The reason? She is apparently a member of a household that has a combined family income in excess of $351,248 a year.
With the greatest respect, we should all be so lucky.
"Sense of entitlement" does not even begin to describe the attitude of somebody who believes their lifestyle should be heavily subsidised by taxes levied on individuals, many of whom would have children of their own, who are on much lower incomes.
The author's contention that requiring her to "compromise my child's education through hiring an au pair or finding cheaper, lower-quality childcare outside my commute" contributes to inequality isn't credible.
I am sure many of your readers would have no trouble in explaining what real disadvantage and inequality looks like. Being able to afford an au pair isn't it.
While I have always believed hard work should be rewarded, Iam also strongly of the opinion those who have been granted opportunities, such as tertiary education and well-paid work, denied to others should give back.
That is a much better look than reaching out with both hands to grasp every extra benefit that may come your way.
M. Oudemans, Murrumbateman
Stay home option
Renee Richards does have another option to consider. She could stay home and look after the children she chose to have. Jobs come and go, but your children are forever.
Lee Berry, Kambah
Pay your $45 a day
I didn't know whether to laugh or cry at the article about the affordability of childcare.
From what I read, this person was saying that their combined income was around $351,248 or approximately $6800 p/w and she couldn't afford to go back to work unless the government [or taxpayers] supported her in childcare payments.
Then she goes on to say that her job is important and it involves helping the community, on which I congratulate her, but please lift yourself out of the bubble you are living in and remember that others' jobs in the community are just as important and they do not get paid anywhere near what you are getting and they are all managing (maybe struggling a bit) to work and have their kids in childcare. They would be lucky to be earning a combined income of $140,000. Having their childcare fees paid up to $7618 per year by the government (i.e. taxpayers) was not great, but at least they got something for their low yearly wage.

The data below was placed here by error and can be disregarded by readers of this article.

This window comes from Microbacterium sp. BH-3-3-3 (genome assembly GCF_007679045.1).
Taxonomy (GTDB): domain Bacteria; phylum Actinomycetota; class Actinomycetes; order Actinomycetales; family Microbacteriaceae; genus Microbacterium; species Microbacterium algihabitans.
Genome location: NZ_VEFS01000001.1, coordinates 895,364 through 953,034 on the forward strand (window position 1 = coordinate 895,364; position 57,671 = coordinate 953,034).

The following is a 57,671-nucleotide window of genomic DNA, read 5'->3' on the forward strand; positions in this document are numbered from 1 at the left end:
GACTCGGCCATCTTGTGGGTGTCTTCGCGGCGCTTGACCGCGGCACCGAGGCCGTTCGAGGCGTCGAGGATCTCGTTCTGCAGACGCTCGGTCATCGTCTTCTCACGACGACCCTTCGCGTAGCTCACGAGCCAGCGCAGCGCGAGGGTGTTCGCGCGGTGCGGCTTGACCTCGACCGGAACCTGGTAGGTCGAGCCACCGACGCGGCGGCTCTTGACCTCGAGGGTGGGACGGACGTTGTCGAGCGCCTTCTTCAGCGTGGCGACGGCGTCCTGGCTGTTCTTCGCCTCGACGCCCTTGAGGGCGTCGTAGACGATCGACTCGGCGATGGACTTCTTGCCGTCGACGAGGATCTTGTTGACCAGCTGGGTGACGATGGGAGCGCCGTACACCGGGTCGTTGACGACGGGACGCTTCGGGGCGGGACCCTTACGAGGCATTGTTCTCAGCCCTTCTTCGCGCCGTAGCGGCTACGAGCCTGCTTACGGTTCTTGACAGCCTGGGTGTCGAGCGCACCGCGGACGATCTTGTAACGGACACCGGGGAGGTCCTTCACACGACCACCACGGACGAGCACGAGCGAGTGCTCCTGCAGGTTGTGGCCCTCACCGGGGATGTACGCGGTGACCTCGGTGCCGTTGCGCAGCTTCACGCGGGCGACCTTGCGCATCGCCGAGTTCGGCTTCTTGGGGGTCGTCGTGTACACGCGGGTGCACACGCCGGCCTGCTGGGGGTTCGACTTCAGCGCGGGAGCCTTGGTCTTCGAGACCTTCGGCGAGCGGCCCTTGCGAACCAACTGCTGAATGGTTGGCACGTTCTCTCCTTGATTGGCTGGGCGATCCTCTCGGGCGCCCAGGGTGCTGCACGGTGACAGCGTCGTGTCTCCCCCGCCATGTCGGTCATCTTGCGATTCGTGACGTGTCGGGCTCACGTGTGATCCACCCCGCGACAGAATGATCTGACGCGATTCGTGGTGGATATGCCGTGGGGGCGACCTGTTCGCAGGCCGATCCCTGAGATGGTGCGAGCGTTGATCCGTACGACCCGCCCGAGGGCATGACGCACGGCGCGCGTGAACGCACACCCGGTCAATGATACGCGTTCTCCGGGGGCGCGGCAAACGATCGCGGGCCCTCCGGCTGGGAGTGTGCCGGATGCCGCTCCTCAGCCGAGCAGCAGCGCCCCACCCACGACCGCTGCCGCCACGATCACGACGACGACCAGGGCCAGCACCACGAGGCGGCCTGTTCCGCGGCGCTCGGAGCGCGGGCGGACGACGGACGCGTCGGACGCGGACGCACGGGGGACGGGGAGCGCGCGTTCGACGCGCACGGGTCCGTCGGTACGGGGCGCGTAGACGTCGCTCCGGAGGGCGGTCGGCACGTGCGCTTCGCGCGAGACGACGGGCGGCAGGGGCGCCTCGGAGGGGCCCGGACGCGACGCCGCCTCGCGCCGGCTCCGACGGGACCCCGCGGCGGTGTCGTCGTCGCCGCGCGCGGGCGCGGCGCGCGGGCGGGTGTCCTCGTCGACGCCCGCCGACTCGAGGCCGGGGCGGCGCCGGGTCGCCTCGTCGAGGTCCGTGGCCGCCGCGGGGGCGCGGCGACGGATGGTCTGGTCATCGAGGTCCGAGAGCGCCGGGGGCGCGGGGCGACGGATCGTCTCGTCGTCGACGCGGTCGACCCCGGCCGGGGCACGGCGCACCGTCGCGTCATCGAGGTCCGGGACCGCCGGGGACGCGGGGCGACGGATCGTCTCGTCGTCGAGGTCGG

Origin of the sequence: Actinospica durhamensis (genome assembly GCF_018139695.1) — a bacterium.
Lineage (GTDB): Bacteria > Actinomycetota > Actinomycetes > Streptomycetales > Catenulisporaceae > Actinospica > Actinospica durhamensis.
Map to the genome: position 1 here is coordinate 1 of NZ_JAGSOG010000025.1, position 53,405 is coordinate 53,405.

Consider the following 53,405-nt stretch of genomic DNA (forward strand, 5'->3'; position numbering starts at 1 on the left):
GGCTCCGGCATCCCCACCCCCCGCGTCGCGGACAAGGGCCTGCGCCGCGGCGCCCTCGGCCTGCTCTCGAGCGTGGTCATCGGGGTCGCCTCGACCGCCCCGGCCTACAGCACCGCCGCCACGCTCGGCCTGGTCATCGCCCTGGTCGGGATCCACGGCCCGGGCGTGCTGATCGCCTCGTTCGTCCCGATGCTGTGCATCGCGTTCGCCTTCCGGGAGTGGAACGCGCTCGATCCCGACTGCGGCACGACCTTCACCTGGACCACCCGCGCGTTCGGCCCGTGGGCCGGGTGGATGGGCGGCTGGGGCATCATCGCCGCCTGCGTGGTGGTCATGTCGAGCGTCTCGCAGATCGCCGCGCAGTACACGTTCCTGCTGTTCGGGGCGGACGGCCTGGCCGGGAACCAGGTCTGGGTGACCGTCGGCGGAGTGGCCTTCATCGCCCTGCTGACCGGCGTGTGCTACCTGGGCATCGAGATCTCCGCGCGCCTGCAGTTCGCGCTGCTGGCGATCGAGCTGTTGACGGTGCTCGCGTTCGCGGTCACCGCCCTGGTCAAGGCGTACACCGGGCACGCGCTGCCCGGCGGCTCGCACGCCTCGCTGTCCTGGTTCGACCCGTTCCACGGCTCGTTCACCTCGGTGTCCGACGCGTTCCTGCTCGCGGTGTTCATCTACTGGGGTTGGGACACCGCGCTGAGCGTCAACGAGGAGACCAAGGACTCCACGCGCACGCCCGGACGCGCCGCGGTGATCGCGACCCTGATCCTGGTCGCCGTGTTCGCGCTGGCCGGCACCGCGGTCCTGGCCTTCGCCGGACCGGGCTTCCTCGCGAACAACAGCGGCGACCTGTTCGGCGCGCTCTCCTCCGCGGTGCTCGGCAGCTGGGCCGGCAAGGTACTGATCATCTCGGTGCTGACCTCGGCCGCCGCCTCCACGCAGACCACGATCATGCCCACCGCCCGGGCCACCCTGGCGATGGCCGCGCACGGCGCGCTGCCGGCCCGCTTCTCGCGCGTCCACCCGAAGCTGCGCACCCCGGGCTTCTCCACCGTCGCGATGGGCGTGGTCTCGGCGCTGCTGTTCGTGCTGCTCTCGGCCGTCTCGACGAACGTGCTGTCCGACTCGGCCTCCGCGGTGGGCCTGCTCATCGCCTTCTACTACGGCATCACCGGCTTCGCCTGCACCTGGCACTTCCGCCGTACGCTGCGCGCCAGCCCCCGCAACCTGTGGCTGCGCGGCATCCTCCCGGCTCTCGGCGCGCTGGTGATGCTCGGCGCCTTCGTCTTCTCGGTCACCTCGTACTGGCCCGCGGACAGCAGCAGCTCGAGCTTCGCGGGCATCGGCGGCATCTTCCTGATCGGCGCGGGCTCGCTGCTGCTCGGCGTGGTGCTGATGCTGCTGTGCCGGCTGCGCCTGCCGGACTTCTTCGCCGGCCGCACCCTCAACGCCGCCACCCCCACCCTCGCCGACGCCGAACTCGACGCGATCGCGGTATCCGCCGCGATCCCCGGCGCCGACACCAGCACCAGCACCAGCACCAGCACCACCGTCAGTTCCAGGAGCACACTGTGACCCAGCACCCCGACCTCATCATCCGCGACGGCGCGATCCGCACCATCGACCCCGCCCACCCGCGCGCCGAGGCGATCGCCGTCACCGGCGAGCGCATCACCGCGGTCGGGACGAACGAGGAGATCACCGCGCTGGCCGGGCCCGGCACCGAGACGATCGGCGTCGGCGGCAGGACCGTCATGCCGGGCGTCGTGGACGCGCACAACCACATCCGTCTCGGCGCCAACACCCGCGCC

Women returning to the workforce is a great thing for the country and the economy, but people should prepare themselves for a little belt tightening when they find partners and decide to have children.
If you are keen to go back to work, go and pay your $45 a day.
Errol Good, Macgregor
Yvette Berry, ACT Housing Minister, says "the government is doing a great job providing affordable housing" ("ACT doing a great job", July3, p.1). But she chooses to overlook the effect of the massive increase in rates and land tax on those renting in the private sector (in free-standing homes, townhouses and multi-unit apartment blocks).
The annual rates and land tax now account for at least three months' rent (many pay more and very few less).
Recognising that rents are a function of supply and demand, not the actual costs of ownership, the more that is paid in property taxes the higher the rent sought and/or the less properties are available for rent. All costs must be eventually paid by the tenant if there is to continue to be accommodation available for rent.
J. Widdup, Canberra
Someone should tell ACT Housing Minister Yvette Berry there's no prize for political hypocrisy, because it looks like she tried to win it with her comments on housing affordability ("ACT doing such a 'great job' on housing that homeless are coming here", canberratimes.com.au, July3).